Bush administration officials have identified al-Zubaydi as one of nine Iraqis — including Saddam himself — sought for trial on charges of war crimes or crimes against humanity.
A nurse by training and former member of Iraq's ruling Revolutionary Command Council and regional commander of the central Euphrates district, al-Zubaydi was No. 18 on a list of the 55 most-wanted figures from the Saddam's regime. Iraqi opposition groups have accused him of the 1999 assassination of a top Shiite cleric.
"This is very significant — he is one of the most hated men in the former regime," said Haider Ahmad, a London-based spokesman for the Iraqi National Congress, one of the numerous parties that, in exile, had opposed Saddam's government.
Al-Zubaydi was an associate of Saddam since the early 1960s and had been retired from a public role in the leadership for about two years.
Central Command gave no further details on his arrest. The Iraqi National Congress, the leading anti-Saddam organization, said its forces arrested al-Zubaydi in Hillah, about 60 miles south of Baghdad, and turned him over to U.S. forces.
Ahmad said local people tipped forces to where al-Zubaydi was hiding with his son, and that the two were caught together.
"He was hiding in an abandoned, derelict area, not a built-up area," he said.
With Monday's capture, eight of the 55 most wanted are now in custody, though none of them is from the very top of the list. A ninth figure, Ali Hassan al-Majid — a top adviser to Saddam and known as "Chemical Ali" for his use of poison gas against Iraq's Kurdish minority — is believed to have been killed in an airstrike in Basra.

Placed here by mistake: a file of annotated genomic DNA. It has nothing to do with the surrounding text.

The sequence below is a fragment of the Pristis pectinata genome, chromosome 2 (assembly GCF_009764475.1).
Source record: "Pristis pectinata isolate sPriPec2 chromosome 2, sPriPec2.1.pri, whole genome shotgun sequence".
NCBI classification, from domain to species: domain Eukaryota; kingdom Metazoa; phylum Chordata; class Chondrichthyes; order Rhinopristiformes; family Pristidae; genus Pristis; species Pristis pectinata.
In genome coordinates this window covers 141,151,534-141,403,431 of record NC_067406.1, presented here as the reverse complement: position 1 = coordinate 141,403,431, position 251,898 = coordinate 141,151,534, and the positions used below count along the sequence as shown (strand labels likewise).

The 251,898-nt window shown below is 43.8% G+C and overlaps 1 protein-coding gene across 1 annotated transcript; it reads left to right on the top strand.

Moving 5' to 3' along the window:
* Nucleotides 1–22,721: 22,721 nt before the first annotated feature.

Al-Zubaydi, a former prime minister and deputy prime minister, was one of the key figures in suppressing the uprising of Iraq's Shiite majority that followed Iraq's defeat in the 1991 Gulf War. Tens of thousands of people died.
Al-Zubaydi was considered one of the most brutal members of Saddam's regime and was listed in a U.S. State Department report "Iraq: Crimes against Humanity, Leaders as Executioners." He was once featured in an Iraqi videotape brutalizing Shiite dissidents as a display of authority and encouragement to soldiers to be tough.
A Shiite himself, al-Zubaydi also presided over the destruction of the southern marshes in the 1990s, an action aimed against Shiite "Marsh Arabs" living there.
The marshes — roughly 3,200 square miles — had provided the necessities of life for tens of thousands of Arab marsh dwellers for at least 1,000 years. They were destroyed through a large-scale water diversion project aimed at removing the ability of insurgents to hide there.
Al-Zubaydi served as prime minister from 1991 to 1993; as deputy prime minister from 1994; and as commander of Central Euphrates Region from 1998 to 2000. He was dismissed in 2001 as deputy prime minister and from the Baath Party Regional Command.
Iraqi opposition groups have accused him of assassinating Grand Ayatollah Mohammed Sadeq al-Sadr and his two sons in the holy city of Najaf in 1999.
Al-Zubaydi himself escaped several assassination attempts in the years following 1991.
He is the queen of spades in the deck of Saddam's henchmen distributed to U.S. forces. Saddam tops the list and was designated the ace of spades.
It was the second time in as many days the Iraqi National Congress was credited with detaining most-wanted figures.
On Sunday, the congress said Saddam's son-in-law, Jamal Mustafa Abdallah Sultan al-Tikriti, and one of Saddam's bodyguards, came out of hiding in Syria and surrendered to the group.
The INC said Monday it believed Saddam was alive and was tracking him and son Qusay, receiving word of their movements 12 to 24 hours after they occurred.
Iraq's minister of higher education and scientific research, Abd al-Khaliq Abd al-Gafar, was apprehended on Saturday.
Other top arrests by coalition forces include Watban and Barzan Ibrahim Hasan al-Tikriti, two of Saddam's three half brothers; Hikmat Mizban Ibrahim al-Azzawi, the finance minister and deputy prime minister; science adviser Lt. Gen. Amer al-Saadi; and Samir Abd al-Aziz al-Najim, a senior figure in Saddam's Baath Party.
U.S. officials have hinted that other leaders might be in custody.